This clinic used to be mandatory for all 40+ scholarship students, but it has since been scaled back. The Brothers are hopeful this clinic can be phased out entirely -that these “training wheels” of support will have served its purpose and no longer be needed. We are genuinely happy that fewer people are attending.
Here is a glimpse into clinic life last week:
Two girls came needing to research their favorite animal. We took the time to teach them how to look up information on a computer.
Recently, these two girls have only required basic technology-related help, such as printing pictures or copying worksheets. Going back to our ‘training wheels coming off’ theme, we have been quite happy to see them being proficient enough at the rest of their homework.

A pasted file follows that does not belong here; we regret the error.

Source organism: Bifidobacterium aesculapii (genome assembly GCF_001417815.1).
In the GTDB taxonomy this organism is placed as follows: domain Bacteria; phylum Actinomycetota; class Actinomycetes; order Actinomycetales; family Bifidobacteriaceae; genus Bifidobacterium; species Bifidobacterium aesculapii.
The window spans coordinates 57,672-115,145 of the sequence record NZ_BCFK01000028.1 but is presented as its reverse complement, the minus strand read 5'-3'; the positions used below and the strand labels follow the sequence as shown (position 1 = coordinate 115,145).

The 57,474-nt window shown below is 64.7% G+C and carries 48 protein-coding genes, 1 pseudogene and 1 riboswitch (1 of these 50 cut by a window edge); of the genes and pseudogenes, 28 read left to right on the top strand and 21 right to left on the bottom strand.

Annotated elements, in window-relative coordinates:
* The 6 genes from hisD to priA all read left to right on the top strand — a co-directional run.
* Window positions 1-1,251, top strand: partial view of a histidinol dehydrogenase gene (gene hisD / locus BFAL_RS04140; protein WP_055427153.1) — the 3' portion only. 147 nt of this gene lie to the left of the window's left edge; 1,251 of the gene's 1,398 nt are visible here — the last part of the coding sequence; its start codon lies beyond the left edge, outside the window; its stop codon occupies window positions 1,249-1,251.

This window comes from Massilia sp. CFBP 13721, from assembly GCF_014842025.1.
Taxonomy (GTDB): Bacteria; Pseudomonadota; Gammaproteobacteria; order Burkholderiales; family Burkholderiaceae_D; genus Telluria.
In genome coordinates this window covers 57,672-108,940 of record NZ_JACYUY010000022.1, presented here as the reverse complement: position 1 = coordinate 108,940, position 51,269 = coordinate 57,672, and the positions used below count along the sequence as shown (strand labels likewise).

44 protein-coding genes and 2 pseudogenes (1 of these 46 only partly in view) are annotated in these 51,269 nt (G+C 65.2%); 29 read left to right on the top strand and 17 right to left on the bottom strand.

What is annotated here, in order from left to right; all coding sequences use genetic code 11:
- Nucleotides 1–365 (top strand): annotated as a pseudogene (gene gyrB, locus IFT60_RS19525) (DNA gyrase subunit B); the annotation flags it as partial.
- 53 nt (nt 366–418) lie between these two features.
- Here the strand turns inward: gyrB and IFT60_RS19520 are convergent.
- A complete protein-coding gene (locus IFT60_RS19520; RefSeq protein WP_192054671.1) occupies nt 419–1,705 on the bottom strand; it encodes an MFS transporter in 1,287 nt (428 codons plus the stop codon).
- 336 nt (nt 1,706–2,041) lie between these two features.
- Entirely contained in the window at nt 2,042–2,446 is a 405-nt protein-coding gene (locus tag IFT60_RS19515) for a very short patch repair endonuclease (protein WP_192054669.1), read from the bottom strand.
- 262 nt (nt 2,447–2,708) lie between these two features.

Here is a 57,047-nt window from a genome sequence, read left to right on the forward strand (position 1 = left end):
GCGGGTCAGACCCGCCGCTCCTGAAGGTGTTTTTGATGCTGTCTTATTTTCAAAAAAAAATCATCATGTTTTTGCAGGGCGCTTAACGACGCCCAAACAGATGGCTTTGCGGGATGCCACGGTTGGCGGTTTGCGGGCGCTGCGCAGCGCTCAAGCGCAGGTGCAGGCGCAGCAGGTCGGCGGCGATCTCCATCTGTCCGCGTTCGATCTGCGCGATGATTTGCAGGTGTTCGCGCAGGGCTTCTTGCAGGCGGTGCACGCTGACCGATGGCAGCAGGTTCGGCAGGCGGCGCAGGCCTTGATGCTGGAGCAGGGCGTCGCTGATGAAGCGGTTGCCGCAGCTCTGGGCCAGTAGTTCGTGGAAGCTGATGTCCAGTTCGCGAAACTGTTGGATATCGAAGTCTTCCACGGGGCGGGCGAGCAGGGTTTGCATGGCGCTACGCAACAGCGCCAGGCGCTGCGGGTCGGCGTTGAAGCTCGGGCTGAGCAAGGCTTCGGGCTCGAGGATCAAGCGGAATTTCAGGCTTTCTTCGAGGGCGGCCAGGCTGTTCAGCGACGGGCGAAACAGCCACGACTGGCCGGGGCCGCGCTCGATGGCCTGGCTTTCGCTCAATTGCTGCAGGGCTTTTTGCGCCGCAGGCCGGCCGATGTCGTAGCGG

The next day: An older student, who is quite driven yet struggles with English, came in with an assignment from “Life Orientation” class that required applying for a hypothetical job. I wound up staying until 5pm guiding him on drafting a curriculum vitae (in South Africa, the term “CV” describes both what you might consider a CV and a resume).
|Making a Rough Draft|
|Draft on left, example CV on right, and all-star CV being crafted onscreen.|
Come Tuesday-Thursday afternoons, as we send the Holy Cross students home and wait for the older students to show up, we might see several students one day -the most I’ve had is 5- or we might have nobody (which doesn’t bother us at all :)). The clinic is on the ‘sunset’ of its time of service, but it is nevertheless encouraging to see it still serve a purpose, albeit in a much smaller role than before.
I hope you enjoyed this insight!
Have a blessed day.